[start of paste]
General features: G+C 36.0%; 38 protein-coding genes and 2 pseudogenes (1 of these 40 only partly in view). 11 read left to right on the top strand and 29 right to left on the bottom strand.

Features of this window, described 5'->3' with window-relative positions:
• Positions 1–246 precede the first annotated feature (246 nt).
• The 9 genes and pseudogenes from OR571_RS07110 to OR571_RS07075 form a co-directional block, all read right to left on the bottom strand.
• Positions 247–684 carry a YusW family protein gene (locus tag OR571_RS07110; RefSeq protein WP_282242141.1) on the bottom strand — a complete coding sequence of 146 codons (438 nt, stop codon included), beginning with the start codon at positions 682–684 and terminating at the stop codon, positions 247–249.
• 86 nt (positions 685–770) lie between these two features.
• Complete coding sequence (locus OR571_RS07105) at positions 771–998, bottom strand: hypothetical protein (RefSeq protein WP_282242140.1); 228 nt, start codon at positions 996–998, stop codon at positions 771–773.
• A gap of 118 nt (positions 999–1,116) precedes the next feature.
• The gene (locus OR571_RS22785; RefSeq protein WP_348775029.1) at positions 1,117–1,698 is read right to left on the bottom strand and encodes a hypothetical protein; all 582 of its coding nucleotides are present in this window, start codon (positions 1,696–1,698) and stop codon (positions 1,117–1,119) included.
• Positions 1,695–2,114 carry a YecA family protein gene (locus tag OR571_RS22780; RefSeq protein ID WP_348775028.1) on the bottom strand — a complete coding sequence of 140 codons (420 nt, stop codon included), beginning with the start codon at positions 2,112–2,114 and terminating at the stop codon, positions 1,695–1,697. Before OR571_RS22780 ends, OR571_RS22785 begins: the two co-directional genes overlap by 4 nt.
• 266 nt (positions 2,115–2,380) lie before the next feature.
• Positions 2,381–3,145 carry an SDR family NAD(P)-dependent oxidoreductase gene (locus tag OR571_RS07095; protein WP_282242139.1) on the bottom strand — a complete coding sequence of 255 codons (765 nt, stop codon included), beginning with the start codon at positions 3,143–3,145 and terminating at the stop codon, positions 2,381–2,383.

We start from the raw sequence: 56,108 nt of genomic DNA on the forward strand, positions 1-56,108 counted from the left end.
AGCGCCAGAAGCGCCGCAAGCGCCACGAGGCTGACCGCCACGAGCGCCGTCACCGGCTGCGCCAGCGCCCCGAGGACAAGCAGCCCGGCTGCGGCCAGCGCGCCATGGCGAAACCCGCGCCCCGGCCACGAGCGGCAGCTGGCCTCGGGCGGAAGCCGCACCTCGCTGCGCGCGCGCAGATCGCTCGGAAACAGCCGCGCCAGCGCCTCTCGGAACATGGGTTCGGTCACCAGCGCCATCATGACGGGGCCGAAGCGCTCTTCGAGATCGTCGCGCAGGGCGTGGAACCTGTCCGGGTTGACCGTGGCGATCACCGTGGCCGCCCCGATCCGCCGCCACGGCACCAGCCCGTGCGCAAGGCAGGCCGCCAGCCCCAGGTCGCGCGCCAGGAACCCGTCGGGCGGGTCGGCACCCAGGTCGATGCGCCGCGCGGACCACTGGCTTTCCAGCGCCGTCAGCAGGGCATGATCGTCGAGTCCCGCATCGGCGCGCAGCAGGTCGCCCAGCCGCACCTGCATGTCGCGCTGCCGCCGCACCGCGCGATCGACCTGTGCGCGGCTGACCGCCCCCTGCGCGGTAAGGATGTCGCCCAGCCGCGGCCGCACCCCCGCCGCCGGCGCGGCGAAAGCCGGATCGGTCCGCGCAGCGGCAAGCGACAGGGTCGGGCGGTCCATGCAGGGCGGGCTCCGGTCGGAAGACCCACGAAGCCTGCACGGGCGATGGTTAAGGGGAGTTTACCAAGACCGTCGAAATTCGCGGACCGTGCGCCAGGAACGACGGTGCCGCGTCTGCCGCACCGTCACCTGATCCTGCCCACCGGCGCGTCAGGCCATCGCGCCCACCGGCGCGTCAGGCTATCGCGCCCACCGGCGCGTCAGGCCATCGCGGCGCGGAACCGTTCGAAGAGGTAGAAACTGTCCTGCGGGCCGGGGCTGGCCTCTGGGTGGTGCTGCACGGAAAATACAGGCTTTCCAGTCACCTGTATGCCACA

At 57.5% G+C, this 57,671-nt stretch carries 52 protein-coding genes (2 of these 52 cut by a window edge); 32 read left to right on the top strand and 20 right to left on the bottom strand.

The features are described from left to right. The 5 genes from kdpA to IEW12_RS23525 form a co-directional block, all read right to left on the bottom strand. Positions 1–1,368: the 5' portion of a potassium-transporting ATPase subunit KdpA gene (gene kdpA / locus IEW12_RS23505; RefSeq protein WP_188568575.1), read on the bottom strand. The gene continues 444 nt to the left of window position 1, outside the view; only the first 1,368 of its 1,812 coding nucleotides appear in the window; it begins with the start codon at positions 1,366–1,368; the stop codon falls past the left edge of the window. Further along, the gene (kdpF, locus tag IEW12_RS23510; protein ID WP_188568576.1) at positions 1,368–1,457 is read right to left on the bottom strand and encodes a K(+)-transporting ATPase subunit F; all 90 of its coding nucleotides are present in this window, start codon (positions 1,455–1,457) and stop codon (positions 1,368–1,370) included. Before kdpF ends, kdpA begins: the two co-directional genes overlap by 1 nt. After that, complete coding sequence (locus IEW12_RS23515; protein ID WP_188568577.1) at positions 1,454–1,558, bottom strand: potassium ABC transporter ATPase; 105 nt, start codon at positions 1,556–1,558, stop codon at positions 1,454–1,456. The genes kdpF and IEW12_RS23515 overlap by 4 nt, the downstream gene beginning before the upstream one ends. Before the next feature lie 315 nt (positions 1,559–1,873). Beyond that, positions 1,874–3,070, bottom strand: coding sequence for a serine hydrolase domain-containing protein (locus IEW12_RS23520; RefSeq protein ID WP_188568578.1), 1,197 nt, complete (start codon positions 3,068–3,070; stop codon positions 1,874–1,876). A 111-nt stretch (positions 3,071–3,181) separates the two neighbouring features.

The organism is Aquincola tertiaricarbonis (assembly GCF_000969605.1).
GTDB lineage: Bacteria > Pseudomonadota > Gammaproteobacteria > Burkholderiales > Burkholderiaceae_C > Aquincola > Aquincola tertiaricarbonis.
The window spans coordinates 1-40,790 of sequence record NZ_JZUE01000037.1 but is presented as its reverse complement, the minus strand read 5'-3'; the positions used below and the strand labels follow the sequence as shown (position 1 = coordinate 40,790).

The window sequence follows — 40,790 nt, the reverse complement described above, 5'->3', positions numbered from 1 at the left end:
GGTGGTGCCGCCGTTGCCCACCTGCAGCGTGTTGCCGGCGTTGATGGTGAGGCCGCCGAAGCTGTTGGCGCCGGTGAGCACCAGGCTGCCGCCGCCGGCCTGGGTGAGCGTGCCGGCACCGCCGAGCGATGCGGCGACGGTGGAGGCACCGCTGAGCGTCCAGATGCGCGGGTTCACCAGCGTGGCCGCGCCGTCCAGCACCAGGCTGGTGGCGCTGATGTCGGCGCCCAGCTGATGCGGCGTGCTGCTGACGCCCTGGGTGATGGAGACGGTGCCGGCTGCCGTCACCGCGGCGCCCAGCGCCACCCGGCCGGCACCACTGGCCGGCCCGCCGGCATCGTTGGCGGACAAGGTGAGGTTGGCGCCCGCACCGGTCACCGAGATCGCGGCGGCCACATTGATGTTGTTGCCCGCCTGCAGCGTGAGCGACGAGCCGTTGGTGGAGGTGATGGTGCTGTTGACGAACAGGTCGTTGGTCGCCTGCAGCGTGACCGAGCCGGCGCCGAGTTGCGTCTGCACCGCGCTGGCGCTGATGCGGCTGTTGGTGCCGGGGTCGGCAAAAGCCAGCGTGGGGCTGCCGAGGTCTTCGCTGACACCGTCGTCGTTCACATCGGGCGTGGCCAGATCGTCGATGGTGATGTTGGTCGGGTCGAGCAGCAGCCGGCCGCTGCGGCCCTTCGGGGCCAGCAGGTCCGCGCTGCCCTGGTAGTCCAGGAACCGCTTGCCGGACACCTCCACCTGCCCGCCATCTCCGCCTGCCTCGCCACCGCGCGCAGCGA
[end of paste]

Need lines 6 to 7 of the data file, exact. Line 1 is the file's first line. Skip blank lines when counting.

• 86 nt (positions 685–770) lie between these two features.
• Complete coding sequence (locus OR571_RS07105) at positions 771–998, bottom strand: hypothetical protein (RefSeq protein WP_282242140.1); 228 nt, start codon at positions 996–998, stop codon at positions 771–773.